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The Ritz Cinema opened on June 13, 1936 with a seating capacity of 1,086 in stalls and circle levels. It was situated next to the Odeon Cinema (now demolished) and was designed by L. H. Parsons of Goodman & Kay with the better known Verity and Beverley acting as consultants. Built by Union Cinemas chain, it was taken over by Associated British Cinemas(ABC) chain in October 1937. The Ritz Cinema was equipped with a Compton 2Manual/4Ranks organ with Melotone unit.
It was renamed ABC from 20th February 1967 and was closed on 26th June 1982. It was acquired by the local council in preparation for upgrading and acting as a replacement for the Capitol Theatre, which being more centrally located, was required for demolition to allow for Marks and Spencers store to extend.
The Horsham Arts Centre duly opened December 21, 1984 with the foyer and most of the rear stalls redeveloped into a larger foyer, toilets and art gallery. The rest of the rear stalls was converted into the 126 seat Ritz cinema.
The 1st floor cafe, circle foyer and rear circle was transformed into a new cafe, bar and further art gallery space.
The front of the circle was extended forward, with arms going down to the front stalls area. A new stage with fly tower was constructed on land to the rear of the cinema and, retaining the Art Deco plasterwork and feel of the original cinema, a most attractive new theatre was created with seating for 450.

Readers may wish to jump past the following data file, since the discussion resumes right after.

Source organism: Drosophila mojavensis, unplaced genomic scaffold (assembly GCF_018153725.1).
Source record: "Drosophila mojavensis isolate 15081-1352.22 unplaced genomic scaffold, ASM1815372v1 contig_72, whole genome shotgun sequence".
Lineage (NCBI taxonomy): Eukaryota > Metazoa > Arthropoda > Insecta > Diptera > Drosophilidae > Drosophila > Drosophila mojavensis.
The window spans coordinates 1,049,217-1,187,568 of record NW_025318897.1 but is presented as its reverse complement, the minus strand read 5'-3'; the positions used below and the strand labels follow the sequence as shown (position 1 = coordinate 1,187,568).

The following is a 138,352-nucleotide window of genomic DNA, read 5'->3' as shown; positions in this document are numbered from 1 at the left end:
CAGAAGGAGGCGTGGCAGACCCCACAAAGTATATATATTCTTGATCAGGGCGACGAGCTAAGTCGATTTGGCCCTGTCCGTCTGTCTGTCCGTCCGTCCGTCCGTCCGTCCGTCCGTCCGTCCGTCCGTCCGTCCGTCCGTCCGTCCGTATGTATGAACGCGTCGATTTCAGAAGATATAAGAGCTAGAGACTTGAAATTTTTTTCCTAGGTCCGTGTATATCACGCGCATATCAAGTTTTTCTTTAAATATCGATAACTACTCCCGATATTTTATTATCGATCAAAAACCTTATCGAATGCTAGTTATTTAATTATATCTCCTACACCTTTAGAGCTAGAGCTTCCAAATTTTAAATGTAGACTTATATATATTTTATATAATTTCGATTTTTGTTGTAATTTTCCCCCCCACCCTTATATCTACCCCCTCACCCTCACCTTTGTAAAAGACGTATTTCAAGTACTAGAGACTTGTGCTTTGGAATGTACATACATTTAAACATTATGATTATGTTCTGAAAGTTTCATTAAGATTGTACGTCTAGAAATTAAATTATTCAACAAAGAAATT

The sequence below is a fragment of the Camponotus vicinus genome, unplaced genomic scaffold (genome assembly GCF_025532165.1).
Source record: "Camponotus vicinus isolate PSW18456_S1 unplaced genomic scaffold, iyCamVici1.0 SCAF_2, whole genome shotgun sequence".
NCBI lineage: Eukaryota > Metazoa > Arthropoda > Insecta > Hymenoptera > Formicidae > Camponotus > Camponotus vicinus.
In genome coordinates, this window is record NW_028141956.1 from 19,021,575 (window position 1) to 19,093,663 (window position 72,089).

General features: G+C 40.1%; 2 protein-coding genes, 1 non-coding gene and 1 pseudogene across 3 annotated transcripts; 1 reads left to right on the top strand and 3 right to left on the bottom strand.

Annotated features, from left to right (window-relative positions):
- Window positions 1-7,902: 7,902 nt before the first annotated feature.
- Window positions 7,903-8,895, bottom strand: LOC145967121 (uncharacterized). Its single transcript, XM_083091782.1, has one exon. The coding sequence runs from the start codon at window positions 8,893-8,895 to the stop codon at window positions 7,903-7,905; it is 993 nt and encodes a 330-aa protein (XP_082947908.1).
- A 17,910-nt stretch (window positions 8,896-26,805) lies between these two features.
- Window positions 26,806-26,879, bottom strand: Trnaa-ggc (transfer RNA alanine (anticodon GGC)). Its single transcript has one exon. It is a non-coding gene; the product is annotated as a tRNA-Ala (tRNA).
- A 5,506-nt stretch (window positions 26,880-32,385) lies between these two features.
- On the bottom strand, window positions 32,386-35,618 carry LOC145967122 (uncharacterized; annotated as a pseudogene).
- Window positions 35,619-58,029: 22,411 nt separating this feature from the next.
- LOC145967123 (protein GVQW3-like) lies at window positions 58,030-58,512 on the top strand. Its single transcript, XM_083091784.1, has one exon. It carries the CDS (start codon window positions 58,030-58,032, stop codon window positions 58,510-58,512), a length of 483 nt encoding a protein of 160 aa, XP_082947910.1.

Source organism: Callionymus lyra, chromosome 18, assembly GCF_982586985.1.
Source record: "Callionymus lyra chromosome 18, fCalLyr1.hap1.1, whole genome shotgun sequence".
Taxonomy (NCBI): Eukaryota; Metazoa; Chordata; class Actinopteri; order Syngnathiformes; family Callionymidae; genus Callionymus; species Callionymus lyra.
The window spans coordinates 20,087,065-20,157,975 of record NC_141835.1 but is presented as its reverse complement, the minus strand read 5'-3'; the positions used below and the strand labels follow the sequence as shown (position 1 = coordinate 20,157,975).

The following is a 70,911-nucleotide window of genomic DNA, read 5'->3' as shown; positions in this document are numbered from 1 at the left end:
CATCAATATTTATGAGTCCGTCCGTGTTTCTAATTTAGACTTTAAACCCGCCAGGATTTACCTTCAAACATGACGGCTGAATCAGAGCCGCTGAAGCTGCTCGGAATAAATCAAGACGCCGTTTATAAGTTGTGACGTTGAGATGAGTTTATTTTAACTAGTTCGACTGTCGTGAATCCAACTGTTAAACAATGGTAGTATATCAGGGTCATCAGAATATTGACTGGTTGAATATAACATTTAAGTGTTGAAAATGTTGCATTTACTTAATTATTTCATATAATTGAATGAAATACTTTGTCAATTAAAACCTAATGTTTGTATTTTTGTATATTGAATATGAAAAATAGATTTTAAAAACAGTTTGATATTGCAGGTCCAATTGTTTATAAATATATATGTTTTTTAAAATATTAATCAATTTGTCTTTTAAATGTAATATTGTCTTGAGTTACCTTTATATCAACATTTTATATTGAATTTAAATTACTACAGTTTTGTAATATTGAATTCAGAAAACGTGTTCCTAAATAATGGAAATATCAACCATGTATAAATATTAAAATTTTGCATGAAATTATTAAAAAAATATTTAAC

The Horsham Arts Centre closed in January 2002 and underwent a 6-million GB pounds refurbishment. It re-opened in September 2003. The building has been re-named Capitol (after the previous demolished Capital Theatre in the town) and has a live theatre, seating 423; 311 in the stalls and 112 in the circle. The two cinema screens seat 175 in Screen 1 and 89 in Screen 2.
This is a classic example of how to treat an old theater to create a vibrant modern facility with the style and feel of the old.
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